Americans are 20 times more likely to be killed by guns than people living in other developed countries. Nine out of 10 children who die of gunshot wounds in wealthy nations lived in the United States. People under 40 are more likely to be killed by a bullet than by any single disease.
These were among the findings presented by a national panel of gun policy experts Monday at the Johns Hopkins University's Bloomberg School of Public Health. The summit, organized after a gunman massacred 26 people at a Connecticut elementary school last month, will conclude Tuesday as scholars draft a list of recommendations for lawmakers to stanch gun violence.
New York Mayor Michael R. Bloomberg, the public health school's namesake and the founder of Mayors Against Illegal Guns, launched the day's discussion, which began exactly a month after a 20-year-old shot his way into Sandy Hook Elementary School in Newtown, Conn., killing 20 first-graders and six adults.
"As horrific as Sandy Hook has been, and all the other seemingly endless episodes of mass violence, we experience that level of carnage or worse every single day across our country," said Bloomberg. "Every day of the year, an average of 33 Americans are murdered with guns."
Gov. Martin O'Malley, who introduced Bloomberg, announced his plan to limit gun violence by requiring fingerprinting and strict licensing standards for gun sales, banning the sale of assault weapons and high-capacity magazines, boosting school safety measures and improving early interventions for those with serious mental illnesses.
The summit comes as national and state leaders prepare to tackle the politically divisive issue of limiting access to guns. President Barack Obama has made strengthening gun laws a priority for his second term, while gun advocates have signaled they plan to fight measures to curtail weapon sales. The National Rifle Association has proposed putting armed guards in every school, and gun sales have soared in the weeks after the Sandy Hook massacre.
Hopkins President Ronald J. Daniels said the research presented at the summit would be compiled and published before the end of the month and distributed to every member of Congress. He expressed hope that lawmakers would draw on public health research to cut back on gun violence, noting that similar strides had been made in recent decades on other deeply entrenched problems such as tobacco use and drunken driving.
"We want to use this opportunity to cut through the din of the shrill and the incendiary, the rancorous and the baseless, by identifying specific research that evidence-based analysis shows will work," Daniels said.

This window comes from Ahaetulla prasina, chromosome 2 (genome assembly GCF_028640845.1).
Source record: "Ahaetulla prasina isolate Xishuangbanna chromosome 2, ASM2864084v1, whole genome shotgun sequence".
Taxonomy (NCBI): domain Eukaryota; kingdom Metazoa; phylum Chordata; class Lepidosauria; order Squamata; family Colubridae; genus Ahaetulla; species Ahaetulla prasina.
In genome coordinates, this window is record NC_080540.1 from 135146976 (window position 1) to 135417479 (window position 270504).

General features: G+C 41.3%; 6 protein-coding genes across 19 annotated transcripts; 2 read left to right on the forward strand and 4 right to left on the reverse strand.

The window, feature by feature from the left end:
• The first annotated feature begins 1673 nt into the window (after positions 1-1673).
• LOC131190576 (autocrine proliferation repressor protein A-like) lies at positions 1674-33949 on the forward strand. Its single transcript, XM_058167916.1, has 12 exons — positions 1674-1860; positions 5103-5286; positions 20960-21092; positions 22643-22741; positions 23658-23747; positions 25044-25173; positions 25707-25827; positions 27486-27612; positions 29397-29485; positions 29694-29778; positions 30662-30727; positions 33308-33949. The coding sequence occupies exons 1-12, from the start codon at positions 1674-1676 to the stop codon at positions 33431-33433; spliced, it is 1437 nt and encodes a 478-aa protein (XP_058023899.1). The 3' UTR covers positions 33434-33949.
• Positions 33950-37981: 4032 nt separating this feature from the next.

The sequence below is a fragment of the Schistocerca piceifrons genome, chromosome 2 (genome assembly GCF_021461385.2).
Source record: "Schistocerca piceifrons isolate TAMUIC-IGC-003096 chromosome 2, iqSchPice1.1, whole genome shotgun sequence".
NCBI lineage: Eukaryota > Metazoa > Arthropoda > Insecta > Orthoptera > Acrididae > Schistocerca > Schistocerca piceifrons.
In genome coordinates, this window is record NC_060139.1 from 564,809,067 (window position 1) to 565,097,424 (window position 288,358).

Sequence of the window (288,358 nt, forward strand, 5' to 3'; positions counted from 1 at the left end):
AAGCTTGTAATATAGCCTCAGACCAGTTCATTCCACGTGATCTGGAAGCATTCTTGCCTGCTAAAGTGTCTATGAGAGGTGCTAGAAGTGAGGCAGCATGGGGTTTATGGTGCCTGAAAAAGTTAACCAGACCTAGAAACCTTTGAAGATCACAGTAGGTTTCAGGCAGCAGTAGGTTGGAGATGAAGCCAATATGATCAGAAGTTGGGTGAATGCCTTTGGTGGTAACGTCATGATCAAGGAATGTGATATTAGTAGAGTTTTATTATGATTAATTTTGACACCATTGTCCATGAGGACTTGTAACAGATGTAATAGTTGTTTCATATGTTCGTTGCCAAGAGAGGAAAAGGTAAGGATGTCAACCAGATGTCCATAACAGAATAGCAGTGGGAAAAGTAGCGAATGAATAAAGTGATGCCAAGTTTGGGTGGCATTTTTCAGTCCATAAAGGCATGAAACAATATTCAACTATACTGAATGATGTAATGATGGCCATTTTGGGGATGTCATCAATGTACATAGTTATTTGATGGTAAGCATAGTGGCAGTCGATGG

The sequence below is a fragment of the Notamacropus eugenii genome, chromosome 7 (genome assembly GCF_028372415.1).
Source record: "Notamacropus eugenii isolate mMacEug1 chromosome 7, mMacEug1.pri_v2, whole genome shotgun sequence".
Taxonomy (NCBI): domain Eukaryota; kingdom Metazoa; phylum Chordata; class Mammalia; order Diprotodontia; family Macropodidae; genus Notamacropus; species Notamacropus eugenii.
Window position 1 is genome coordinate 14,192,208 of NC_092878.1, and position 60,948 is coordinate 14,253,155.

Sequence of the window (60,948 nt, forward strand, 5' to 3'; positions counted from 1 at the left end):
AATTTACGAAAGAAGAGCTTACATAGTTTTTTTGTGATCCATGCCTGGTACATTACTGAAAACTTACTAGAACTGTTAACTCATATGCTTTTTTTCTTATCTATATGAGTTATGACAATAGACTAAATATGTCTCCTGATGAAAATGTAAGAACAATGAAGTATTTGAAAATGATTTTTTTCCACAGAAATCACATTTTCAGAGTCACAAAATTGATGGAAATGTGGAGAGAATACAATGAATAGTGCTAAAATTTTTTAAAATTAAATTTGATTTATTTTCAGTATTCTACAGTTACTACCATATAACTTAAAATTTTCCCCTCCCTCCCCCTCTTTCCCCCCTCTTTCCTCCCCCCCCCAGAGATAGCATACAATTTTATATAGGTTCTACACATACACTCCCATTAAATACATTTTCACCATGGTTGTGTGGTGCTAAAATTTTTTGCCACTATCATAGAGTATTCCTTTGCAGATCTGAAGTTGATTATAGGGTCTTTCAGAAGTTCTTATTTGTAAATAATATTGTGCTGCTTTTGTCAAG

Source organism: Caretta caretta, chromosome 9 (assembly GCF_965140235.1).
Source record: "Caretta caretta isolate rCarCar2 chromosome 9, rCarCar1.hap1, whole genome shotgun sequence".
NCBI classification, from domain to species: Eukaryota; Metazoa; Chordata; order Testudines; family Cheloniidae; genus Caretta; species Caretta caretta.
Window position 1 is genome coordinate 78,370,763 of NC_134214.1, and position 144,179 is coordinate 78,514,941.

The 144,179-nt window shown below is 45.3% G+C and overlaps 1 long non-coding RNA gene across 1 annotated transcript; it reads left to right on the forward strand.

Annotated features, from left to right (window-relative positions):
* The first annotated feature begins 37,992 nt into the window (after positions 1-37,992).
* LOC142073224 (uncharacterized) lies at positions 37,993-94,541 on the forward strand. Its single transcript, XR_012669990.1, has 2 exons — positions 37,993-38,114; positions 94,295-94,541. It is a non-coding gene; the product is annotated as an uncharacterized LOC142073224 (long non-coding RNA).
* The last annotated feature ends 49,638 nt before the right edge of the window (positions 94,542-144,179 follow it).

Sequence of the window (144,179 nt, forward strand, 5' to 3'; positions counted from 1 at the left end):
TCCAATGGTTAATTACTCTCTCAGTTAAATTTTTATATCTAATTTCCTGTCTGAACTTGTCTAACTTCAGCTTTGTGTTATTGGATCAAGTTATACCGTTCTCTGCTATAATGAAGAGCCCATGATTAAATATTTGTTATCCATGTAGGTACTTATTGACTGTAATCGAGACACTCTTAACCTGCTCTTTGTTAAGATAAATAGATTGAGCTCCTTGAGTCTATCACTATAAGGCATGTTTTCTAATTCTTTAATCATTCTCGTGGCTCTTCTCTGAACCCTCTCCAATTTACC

Bloomberg laid out a seven-point plan to reduce gun violence. Three measures — requiring background checks for all gun sales, including private sales at gun shows and online, making gun-trafficking a federal crime, and limiting sales of military-style assault weapons and high-capacity gun magazines — would require the support of Obama and Congress.
"These guns and equipment are not designed for sport or home defense," Bloomberg said of the weapons such as those used by Newtown shooter Adam Lanza. "They are designed to kill large numbers of people quickly. They belong on the battlefield, in the hands of our brave, professionally trained soldiers, not on the streets of our cities, suburbs or rural areas."
Bloomberg also called on Obama to implement four initiatives that he says would not require congressional approval, including ordering federal agencies to update the national gun background check database with all relevant data and urging the U.S. Department of Justice to aggressively prosecute those who lie on background checks.
Of 76,000 cases of false background data referred to the Justice Department in 2010, only 44 cases were prosecuted, Bloomberg said.
Bloomberg, a political independent, recommended that Obama make a recess appointment to head the federal Bureau of Alcohol, Tobacco, Firearms and Explosives, which has not had a permanent director for six years. Finally, he called on the president to stop supporting a law that limits the release of data regarding gun crimes.
Because of this law, the Centers for Disease Control and Prevention has allocated $100,000 of its $6 billion budget for firearms injury research, and the National Institutes of Health spends less than $1 million of its $31 billion budget on it, Bloomberg said. In contrast, the NIH spends $21 million researching headaches.
"When elected officials try to muzzle scientific research and bury the truth, they make our free society less free and less safe," he said.
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